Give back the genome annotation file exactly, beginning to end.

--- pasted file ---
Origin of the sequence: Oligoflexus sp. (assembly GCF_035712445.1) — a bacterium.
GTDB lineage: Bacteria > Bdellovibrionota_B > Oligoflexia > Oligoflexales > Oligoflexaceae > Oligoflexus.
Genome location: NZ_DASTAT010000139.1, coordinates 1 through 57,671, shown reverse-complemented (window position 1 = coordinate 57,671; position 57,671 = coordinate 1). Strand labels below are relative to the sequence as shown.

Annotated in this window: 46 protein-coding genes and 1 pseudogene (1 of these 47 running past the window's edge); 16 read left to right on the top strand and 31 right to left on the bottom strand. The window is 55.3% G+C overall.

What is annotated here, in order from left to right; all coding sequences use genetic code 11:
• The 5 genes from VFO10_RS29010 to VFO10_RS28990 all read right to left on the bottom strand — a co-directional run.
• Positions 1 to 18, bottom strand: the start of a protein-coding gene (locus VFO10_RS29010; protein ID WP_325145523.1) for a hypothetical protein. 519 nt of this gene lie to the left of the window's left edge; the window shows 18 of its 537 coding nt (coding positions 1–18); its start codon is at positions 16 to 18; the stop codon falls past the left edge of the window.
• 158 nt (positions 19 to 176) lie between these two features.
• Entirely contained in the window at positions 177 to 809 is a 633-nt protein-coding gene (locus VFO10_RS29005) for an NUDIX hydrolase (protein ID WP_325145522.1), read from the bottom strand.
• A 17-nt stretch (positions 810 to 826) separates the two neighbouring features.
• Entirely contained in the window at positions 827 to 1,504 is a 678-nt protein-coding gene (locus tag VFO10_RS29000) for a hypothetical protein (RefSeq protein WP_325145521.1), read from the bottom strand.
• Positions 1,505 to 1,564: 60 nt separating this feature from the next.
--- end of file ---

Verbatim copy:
Origin of the sequence: Oligoflexus sp. (assembly GCF_035712445.1) — a bacterium.
GTDB lineage: Bacteria > Bdellovibrionota_B > Oligoflexia > Oligoflexales > Oligoflexaceae > Oligoflexus.
Genome location: NZ_DASTAT010000139.1, coordinates 1 through 57,671, shown reverse-complemented (window position 1 = coordinate 57,671; position 57,671 = coordinate 1). Strand labels below are relative to the sequence as shown.

Annotated in this window: 46 protein-coding genes and 1 pseudogene (1 of these 47 running past the window's edge); 16 read left to right on the top strand and 31 right to left on the bottom strand. The window is 55.3% G+C overall.

What is annotated here, in order from left to right; all coding sequences use genetic code 11:
• The 5 genes from VFO10_RS29010 to VFO10_RS28990 all read right to left on the bottom strand — a co-directional run.
• Positions 1 to 18, bottom strand: the start of a protein-coding gene (locus VFO10_RS29010; protein ID WP_325145523.1) for a hypothetical protein. 519 nt of this gene lie to the left of the window's left edge; the window shows 18 of its 537 coding nt (coding positions 1–18); its start codon is at positions 16 to 18; the stop codon falls past the left edge of the window.
• 158 nt (positions 19 to 176) lie between these two features.
• Entirely contained in the window at positions 177 to 809 is a 633-nt protein-coding gene (locus VFO10_RS29005) for an NUDIX hydrolase (protein ID WP_325145522.1), read from the bottom strand.
• A 17-nt stretch (positions 810 to 826) separates the two neighbouring features.
• Entirely contained in the window at positions 827 to 1,504 is a 678-nt protein-coding gene (locus tag VFO10_RS29000) for a hypothetical protein (RefSeq protein WP_325145521.1), read from the bottom strand.
• Positions 1,505 to 1,564: 60 nt separating this feature from the next.